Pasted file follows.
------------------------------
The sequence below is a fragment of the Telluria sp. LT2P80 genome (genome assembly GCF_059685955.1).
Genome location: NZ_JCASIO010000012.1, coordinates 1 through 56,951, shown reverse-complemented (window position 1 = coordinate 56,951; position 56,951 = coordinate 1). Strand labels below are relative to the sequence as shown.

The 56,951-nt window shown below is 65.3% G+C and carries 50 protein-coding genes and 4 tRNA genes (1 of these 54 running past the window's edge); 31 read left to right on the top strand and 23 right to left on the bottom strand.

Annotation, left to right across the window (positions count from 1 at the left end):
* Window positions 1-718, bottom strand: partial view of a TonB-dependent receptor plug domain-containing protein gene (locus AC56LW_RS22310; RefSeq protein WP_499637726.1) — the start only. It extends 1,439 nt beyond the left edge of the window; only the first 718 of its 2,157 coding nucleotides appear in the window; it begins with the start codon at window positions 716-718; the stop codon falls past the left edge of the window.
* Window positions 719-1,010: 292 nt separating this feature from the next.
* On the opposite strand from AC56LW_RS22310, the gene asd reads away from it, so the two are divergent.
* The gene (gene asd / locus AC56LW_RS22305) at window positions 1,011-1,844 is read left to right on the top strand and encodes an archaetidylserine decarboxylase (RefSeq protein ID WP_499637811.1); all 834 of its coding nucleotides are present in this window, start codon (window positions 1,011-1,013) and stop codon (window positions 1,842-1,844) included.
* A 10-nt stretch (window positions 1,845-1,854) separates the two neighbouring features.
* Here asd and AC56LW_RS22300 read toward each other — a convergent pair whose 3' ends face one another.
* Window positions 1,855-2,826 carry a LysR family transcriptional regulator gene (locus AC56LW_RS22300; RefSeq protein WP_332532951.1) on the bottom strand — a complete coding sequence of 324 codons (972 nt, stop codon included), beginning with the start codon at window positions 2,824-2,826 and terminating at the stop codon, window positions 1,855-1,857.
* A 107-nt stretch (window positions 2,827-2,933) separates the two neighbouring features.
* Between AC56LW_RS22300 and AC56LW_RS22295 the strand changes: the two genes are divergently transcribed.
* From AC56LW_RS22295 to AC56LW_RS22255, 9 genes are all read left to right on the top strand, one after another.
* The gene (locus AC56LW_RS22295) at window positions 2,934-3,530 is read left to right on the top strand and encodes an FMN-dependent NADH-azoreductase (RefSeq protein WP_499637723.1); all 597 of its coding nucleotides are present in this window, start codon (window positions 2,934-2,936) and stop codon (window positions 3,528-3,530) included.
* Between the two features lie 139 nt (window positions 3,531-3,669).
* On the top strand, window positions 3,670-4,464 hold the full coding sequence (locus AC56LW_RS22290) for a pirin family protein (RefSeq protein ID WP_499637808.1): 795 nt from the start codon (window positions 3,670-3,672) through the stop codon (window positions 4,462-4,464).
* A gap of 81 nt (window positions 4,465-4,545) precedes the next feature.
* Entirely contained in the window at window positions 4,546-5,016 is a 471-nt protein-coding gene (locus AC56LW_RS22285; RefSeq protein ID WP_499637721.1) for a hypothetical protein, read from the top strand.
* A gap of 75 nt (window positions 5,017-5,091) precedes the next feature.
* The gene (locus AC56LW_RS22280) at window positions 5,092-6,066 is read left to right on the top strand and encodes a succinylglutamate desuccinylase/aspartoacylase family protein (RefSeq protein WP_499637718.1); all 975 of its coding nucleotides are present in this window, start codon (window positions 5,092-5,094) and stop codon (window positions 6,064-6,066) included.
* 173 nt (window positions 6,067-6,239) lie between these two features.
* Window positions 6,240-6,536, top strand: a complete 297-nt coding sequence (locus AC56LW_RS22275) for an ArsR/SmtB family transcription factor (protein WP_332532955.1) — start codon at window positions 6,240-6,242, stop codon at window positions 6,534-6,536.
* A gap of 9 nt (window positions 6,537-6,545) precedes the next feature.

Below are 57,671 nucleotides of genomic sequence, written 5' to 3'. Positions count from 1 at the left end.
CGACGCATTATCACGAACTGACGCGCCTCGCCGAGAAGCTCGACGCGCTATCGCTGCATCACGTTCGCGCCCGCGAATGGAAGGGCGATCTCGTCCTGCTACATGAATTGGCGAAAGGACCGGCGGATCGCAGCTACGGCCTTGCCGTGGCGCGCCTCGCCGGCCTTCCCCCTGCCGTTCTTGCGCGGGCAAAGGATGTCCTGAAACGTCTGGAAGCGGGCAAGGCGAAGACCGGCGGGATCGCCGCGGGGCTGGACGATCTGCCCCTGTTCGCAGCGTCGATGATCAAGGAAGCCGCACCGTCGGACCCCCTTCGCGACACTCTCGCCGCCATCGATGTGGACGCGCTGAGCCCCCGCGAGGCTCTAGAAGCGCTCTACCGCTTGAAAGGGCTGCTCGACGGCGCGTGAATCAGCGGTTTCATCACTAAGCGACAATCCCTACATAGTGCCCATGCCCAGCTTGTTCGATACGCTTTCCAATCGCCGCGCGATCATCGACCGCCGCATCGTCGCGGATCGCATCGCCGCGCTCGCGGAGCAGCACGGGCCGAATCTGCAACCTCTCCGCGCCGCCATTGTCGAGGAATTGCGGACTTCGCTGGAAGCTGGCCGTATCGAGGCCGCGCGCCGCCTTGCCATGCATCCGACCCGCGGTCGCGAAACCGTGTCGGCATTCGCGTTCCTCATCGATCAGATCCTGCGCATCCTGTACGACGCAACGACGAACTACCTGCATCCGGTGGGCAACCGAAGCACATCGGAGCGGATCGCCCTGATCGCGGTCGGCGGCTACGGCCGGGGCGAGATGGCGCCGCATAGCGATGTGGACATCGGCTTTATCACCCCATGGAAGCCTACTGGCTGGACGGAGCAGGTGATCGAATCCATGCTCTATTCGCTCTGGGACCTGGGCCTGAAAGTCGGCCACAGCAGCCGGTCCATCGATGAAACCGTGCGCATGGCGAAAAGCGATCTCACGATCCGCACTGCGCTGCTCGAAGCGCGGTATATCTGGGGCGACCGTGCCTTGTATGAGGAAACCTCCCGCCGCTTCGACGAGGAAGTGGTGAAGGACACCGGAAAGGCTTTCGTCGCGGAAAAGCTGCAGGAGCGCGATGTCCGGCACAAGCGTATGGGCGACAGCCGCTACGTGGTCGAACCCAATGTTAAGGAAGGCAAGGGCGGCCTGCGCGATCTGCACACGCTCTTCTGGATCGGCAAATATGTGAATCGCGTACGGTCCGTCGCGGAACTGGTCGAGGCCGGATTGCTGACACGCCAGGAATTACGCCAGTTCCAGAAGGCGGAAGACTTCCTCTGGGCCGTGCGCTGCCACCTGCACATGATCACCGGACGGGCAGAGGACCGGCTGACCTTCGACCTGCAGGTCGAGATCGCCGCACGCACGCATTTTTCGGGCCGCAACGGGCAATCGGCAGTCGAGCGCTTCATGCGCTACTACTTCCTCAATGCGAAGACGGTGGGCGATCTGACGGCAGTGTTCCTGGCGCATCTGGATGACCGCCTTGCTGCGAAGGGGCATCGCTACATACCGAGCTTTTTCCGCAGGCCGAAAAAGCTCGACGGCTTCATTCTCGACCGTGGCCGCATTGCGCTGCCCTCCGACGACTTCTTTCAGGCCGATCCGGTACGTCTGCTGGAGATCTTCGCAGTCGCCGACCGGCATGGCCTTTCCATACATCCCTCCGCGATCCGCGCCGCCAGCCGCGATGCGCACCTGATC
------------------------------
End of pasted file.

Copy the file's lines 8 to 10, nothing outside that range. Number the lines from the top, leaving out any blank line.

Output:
* The gene (gene asd / locus AC56LW_RS22305) at window positions 1,011-1,844 is read left to right on the top strand and encodes an archaetidylserine decarboxylase (RefSeq protein ID WP_499637811.1); all 834 of its coding nucleotides are present in this window, start codon (window positions 1,011-1,013) and stop codon (window positions 1,842-1,844) included.
* A 10-nt stretch (window positions 1,845-1,854) separates the two neighbouring features.
* Here asd and AC56LW_RS22300 read toward each other — a convergent pair whose 3' ends face one another.